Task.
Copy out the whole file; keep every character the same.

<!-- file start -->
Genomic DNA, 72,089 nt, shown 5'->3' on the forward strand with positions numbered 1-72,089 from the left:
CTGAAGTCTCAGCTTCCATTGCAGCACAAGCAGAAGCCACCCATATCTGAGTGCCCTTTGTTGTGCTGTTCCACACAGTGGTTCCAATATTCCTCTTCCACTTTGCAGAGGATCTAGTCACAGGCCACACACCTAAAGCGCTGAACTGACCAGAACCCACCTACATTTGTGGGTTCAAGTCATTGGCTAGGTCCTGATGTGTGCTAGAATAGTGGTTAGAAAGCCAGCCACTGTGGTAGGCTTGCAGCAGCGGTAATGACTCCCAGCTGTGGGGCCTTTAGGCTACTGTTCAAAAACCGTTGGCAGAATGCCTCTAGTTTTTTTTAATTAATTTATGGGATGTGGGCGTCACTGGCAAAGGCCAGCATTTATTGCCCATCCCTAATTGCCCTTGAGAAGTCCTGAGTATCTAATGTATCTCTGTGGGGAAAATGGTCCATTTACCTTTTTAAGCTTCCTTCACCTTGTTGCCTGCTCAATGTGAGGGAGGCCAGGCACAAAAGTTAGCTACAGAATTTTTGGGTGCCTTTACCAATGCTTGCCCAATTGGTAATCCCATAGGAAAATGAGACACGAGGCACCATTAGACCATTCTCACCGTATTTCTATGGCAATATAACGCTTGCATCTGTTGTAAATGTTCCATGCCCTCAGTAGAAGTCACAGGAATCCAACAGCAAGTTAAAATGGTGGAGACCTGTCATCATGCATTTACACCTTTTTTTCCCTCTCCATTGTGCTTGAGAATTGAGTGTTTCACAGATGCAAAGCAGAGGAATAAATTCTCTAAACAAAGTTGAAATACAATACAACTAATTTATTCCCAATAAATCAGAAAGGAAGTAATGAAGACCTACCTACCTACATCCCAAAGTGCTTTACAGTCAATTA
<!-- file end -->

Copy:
Genomic DNA, 72,089 nt, shown 5'->3' on the forward strand with positions numbered 1-72,089 from the left:
CTGAAGTCTCAGCTTCCATTGCAGCACAAGCAGAAGCCACCCATATCTGAGTGCCCTTTGTTGTGCTGTTCCACACAGTGGTTCCAATATTCCTCTTCCACTTTGCAGAGGATCTAGTCACAGGCCACACACCTAAAGCGCTGAACTGACCAGAACCCACCTACATTTGTGGGTTCAAGTCATTGGCTAGGTCCTGATGTGTGCTAGAATAGTGGTTAGAAAGCCAGCCACTGTGGTAGGCTTGCAGCAGCGGTAATGACTCCCAGCTGTGGGGCCTTTAGGCTACTGTTCAAAAACCGTTGGCAGAATGCCTCTAGTTTTTTTTAATTAATTTATGGGATGTGGGCGTCACTGGCAAAGGCCAGCATTTATTGCCCATCCCTAATTGCCCTTGAGAAGTCCTGAGTATCTAATGTATCTCTGTGGGGAAAATGGTCCATTTACCTTTTTAAGCTTCCTTCACCTTGTTGCCTGCTCAATGTGAGGGAGGCCAGGCACAAAAGTTAGCTACAGAATTTTTGGGTGCCTTTACCAATGCTTGCCCAATTGGTAATCCCATAGGAAAATGAGACACGAGGCACCATTAGACCATTCTCACCGTATTTCTATGGCAATATAACGCTTGCATCTGTTGTAAATGTTCCATGCCCTCAGTAGAAGTCACAGGAATCCAACAGCAAGTTAAAATGGTGGAGACCTGTCATCATGCATTTACACCTTTTTTTCCCTCTCCATTGTGCTTGAGAATTGAGTGTTTCACAGATGCAAAGCAGAGGAATAAATTCTCTAAACAAAGTTGAAATACAATACAACTAATTTATTCCCAATAAATCAGAAAGGAAGTAATGAAGACCTACCTACCTACATCCCAAAGTGCTTTACAGTCAATTA